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This Year, Peja Stojakovic was a . . . Defensive Specialist?
At some point during the next 12 months, I think all Hornets nation understands that Peja Stojakovic will be moving on. He’s in the final year of his contract, his production has slipped drastically, and his $15 million dollar contract makes him enticing to teams wishing to start their roster over after next season. That matches with the Hornets desires, as they would be happy to snag a valuable veteran or two in return for that expiring contract. (I, of course, have dreams of Andre Igoudala out of Philly – or Cleveland losing LeBron and blowing things up, making Anderson Varejao available.)
So, in preparation for his departure, I thought I’d write about something else we’ll all miss about Peja. And no, I don’t mean the threes or the Peja-Heads-on-a-Stick.(Though I will miss that) I’m talking about his defense.
I’ll wait for you to stop laughing . . . .
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. . . Done now?
Good, we’ll move on. First, I have to point out I’ve done this before. Back when the Hornets were good and no one really understood why, I talked about the Hornets defense, Byron’s impact on it, and how solid Peja actually was despite claims to the contrary. Since then, despite the slow demise of Peja’s offense, Peja’s defense has remained as steady as it was two years ago.
Now, given my predilictions, you can probably guess I’m about to produce a slew of stats that will prove this claim. You can feel free to dismiss them if you like – because this is prime material for the “Watch the games, loser, those numbers don’t mean anything” argument. I will point out, however, that it’s not just some numbers that imply Peja Stojakovic is a solid defender. It’s every advanced statistical measure that implies Peja is a solid defender. To me, if they all agree, it’s wise to listen.
The genesis of this post occurred when the TrueHoop Network was given access to a wonderful new tool by Synergy Sports. In return for testing it, we get access to a application that includes every play from every game this season, categorized by the type of play(post, pick and roll, cut, etc), the player using the posession, the result of the posession(turnover, miss, 3, etc) and the primary defender of the posession.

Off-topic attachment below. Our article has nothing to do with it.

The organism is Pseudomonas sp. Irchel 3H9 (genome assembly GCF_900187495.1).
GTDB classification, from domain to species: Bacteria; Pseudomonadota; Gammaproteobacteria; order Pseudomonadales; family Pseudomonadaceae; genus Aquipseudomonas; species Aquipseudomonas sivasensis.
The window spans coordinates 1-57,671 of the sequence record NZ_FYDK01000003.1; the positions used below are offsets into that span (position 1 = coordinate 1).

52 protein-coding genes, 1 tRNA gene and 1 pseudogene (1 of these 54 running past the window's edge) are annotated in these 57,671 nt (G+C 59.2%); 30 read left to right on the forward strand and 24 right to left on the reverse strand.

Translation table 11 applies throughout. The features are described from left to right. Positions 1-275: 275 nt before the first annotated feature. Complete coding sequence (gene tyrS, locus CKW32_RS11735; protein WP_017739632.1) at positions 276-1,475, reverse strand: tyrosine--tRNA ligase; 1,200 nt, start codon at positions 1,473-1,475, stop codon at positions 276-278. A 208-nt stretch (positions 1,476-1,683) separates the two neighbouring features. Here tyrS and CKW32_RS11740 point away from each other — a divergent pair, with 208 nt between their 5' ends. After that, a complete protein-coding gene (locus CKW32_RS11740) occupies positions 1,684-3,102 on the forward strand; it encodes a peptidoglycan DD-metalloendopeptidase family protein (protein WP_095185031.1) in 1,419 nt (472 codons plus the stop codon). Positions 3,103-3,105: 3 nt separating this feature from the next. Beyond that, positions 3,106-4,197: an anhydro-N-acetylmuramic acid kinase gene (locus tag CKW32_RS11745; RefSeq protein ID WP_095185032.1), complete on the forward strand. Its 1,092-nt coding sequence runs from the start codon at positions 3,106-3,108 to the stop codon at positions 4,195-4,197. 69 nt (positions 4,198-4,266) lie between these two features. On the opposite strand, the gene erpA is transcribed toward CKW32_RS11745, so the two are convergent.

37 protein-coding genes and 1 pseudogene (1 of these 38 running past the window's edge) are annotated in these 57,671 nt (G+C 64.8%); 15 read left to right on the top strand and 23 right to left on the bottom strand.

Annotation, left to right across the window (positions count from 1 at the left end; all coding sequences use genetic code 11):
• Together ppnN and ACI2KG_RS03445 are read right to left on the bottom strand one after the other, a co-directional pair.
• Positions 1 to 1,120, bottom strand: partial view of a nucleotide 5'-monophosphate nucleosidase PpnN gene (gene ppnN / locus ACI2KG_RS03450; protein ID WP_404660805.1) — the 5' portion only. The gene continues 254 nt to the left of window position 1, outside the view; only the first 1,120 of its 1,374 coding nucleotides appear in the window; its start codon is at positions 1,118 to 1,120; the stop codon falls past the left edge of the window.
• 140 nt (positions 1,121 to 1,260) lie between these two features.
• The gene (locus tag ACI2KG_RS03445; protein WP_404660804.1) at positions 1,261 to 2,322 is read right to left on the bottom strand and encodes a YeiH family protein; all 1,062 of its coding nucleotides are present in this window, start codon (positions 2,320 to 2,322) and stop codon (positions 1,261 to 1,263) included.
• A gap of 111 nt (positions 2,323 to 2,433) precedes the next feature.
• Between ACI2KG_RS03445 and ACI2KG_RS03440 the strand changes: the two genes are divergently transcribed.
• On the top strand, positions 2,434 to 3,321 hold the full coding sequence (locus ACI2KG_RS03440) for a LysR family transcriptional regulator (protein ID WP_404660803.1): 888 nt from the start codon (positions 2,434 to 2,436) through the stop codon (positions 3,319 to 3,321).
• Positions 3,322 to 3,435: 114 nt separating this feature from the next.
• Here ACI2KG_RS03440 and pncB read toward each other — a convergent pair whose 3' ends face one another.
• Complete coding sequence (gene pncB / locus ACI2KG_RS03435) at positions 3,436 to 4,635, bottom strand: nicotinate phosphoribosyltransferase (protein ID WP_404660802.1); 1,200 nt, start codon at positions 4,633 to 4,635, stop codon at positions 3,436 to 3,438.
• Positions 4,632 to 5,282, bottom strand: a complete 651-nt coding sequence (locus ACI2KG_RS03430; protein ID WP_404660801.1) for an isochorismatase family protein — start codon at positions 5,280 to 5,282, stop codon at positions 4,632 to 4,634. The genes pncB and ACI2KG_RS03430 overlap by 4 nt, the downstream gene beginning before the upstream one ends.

Using that tool, I was able to consider those plays where Peja was tagged as the primary defender – and found out he ranked 87th overall out of about 500 NBA players in the database. That defensive ranking was determined by points per posession – so for every posession he defended, the 87th least amount of points were produced overall. Impressive, but I’m not done yet.
Given that information, I ran over to 82games.com and took a look at his defensive stats there. 82games tracks the opponent output for players. So when Peja was playing as a small forward, what did the opposing small forward produce? Once again, Peja came out smelling pretty good, with an opponent PER of 14.5.
I didn’t stop with the PER, though. I took the rest of 82games opponent stats, and compared them to the league average for a small forward from hoopdata.com. (I had to normalize them both to 48 minutes)
The result is the table below:
|SF guarded by Peja||15.6||.490||3.7||5.9||4.8||2.9||0.7||2.8||18.4|
So – this gives us a little more information as to why Peja is a solid defender. Players shoot a little worse against him, they get fewer free throws against him, their rebounding is cut to 75% of normal, they rarely draw fouls, they turn the ball over more often, and they produce slightly less points. In fact, the only thing they are better than normal at against him is getting assists – i.e. giving up the ball. It’s pretty telling – particularly the rebounding thing, which illustrates the fact that he is solid at boxing out, even if he doesn’t often snare the ball himself.
There’s also the interesting fact that once Peja went down with his abdominal strain, an already bad Hornet’s defense fell off the cliff. Starting from the game after Peja’s injury to the end of the season, the Hornets defense gave up 3.8 more points per posession. In a game like basketball, where 4 points per posession is the difference between an NBA Champion and a bubble playoff team, that’s crushing.
And lastly, if all that didn’t convince you, I’ll turn to Adjusted +/- and DRating, which you can get from Basketballvalue.com. Adjusted +/- is a bit arcane, and I only use it sparingly, but once again, it’s a measure that insists Peja is a solid defender. Peja comes in with an Adjusted +/- of +1.89. To put that in perspective, he was only one of only three Hornets to earn a positive rating – and it wasn’t due to his offense, which the tool ranked as slightly below average – it was due to his defensive rating of -3.09. That rating means that teams scored 3.09 less points per 100 posessions with Peja on the floor.
So armed with all those stats, let’s go to my own personal observations of Peja. I’ll be honest – these results aren’t surprising to me. I’ve said it before, and I’ll say it again: Peja is good at baiting players into taking low-percentage mid-range shots. I can remember multiple games where it felt like Carmelo Anthony was killing the Hornets by draining mid-range shots over Peja – but the Boxscore would show he’d have 22 points on 20 shots – because even though he shot 55% he wasn’t getting to the line for cheap, efficient points. Of course – there’s the fact that in a few games, when Carmelo decided to drive on Peja, Peja was pretty weak – but that still doesn’t change the fact that quite often, Peja got the player he was guarding to take the easy shot rather than work for the harder, more efficient shot. That means something.(though probably less in the playoffs than the regular season)
So – what do you think? Peja solid on the defensive end, or am I and my numbers nuts?